In the arid Southwestern United States, water is one of the most important and limiting resources. In the past 100 years, the landscape has been altered extensively due to watershed management, hydrological power and agriculture. The resulting environments are drastically different from those of only three generations past, creating landscapes that place different demands and stresses on precious water security in this area. Among the most altered habitats are riparian ecosystems, or habitats along rivers and ephemeral waterways and are among the most endangered habitats in the world.The habitats that have evolved with the precious water balance of this region have been supplanted by aggressive growing species from other parts of the world that have the ability to alter the environment. These invasive plants decrease local biodiversity, change nutrient cycling and can further jeopardize water security as they have greater water use than native vegetation. Further, exotic plants have impacts on the environment that may persist after they have been removed, continuing to impede restoration of native plants. Understanding the succession in these invaded environments is an important component to applying effective management and restoring these native communities to help ensure water availability in these arid habitats were water is so limited.

Cottonwoods are important foundation tree species in riparian ecosystems throughout the western United States, and have been the focal species of important work in the field of community genetics. Findings from the Cottonwood Research Group indicate that genetic differences in individual cottonwood trees echo out to structure what communities of other organisms live on an individual tree. The specific suite of organisms associated with an individual tree can further impact how nutrients are cycled through the ecosystem. Projects aimed at restoring these important foundation tree species also restore native biodiversity and ecosystem function to riparian habitats. Building on this work, I hope to use community and ecosystem genetics to inform restoration of Fremont cottonwoods and help restore these critical watershed habitats.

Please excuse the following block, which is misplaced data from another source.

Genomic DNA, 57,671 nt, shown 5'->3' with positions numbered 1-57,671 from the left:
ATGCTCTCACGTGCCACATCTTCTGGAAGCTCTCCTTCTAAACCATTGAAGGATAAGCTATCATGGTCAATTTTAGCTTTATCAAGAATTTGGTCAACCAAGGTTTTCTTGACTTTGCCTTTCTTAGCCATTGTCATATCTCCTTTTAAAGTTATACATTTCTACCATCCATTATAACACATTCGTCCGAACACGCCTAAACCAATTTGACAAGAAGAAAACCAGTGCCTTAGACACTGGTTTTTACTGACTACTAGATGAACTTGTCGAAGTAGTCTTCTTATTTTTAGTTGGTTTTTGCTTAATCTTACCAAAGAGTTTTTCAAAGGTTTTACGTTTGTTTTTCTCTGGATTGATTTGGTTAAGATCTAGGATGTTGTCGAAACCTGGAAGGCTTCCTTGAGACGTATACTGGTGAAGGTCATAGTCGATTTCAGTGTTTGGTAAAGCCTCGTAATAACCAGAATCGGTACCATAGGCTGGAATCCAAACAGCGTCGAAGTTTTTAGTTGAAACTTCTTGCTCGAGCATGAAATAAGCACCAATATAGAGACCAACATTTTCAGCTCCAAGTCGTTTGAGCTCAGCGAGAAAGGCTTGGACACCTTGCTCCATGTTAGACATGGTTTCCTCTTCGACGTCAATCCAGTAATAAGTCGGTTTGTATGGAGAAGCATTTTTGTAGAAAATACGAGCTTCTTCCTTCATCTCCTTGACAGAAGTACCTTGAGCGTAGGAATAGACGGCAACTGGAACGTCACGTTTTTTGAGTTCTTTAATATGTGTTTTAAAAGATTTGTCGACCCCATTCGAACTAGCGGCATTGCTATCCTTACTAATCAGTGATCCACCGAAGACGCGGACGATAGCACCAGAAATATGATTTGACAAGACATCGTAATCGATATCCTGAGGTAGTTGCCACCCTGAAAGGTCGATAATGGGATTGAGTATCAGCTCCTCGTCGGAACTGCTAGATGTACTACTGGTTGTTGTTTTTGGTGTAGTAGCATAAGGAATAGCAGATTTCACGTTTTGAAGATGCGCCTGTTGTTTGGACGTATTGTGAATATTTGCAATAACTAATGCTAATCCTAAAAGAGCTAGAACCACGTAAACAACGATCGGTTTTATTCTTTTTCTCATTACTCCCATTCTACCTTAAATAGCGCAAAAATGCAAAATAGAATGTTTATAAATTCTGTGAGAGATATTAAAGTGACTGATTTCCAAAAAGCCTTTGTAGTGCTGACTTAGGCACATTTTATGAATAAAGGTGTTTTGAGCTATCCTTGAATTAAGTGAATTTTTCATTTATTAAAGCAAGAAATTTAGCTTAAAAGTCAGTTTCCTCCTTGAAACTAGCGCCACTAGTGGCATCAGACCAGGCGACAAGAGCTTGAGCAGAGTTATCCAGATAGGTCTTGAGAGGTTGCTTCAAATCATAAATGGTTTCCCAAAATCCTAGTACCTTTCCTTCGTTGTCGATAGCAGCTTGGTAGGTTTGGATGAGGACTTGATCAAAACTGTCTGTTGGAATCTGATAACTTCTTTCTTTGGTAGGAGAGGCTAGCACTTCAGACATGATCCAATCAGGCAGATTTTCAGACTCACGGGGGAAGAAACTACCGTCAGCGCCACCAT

The Little Colorado River (LCR) Basin near Winslow, AZ (map) provides an important perspective to the study of invasive species and how exotic plants may facilitate the establishment of further non-native plants over native ones. This area has a history of tamarisk (Tamarix sp.) invasion, with the highest densities occurring along stretches of the LCR and its tributaries. These shrubs are very tolerant of high salt conditions, grow well in disturbed areas, and have been shown to disrupt important soil mutualism that native plants, namely Fremont cottonwoods (Populus fremontii) need to grow and establish in the landscape (Meinhardt and Gehring 2011) . These invasive plants therefore have the ability to ecologically engineer the environment to favor further invasive plants that are tolerant of the conditions Tamarix creates.

Fremont Cottonwoods flanking a Tamarisk in bloom.

Among such invasive species gaining a foothold in these environments is camelthorn, Alhagi maurorum, a legume woody shrub originating from the Middle East, and referenced in the Bible as one of the thorny shrubs that plagued farmers. This emerging invasive plant is considered a noxious weed and is among one of the most egregious invasive plants in the areas that it occupies due to its habit of growing in agricultural fields, disturbed areas and even through roads and houses.


My research will endeavor to understand the interactions of Tamarix sp. on further facilitating invasion of camelthorn and how this may impact native vegetation. For my Scifund project, I will be seeking funding to help my fieldwork aimed at quantifying camel thorn abundance in different habitats and collect soil samples for soil microbial analysis. Further I will perform greenhouse studies to test competitive interactions and explore hypotheses related to camelthorn soil interactions. Additionally, I will have the applied component of seeking management solutions for the control of camelthorn in these arid riparian ecosystems and provide resources for camelthorn exclusion and control to management in the Navajo Nation and Navajo county, Arizona where these plants are an emerging invasive threat.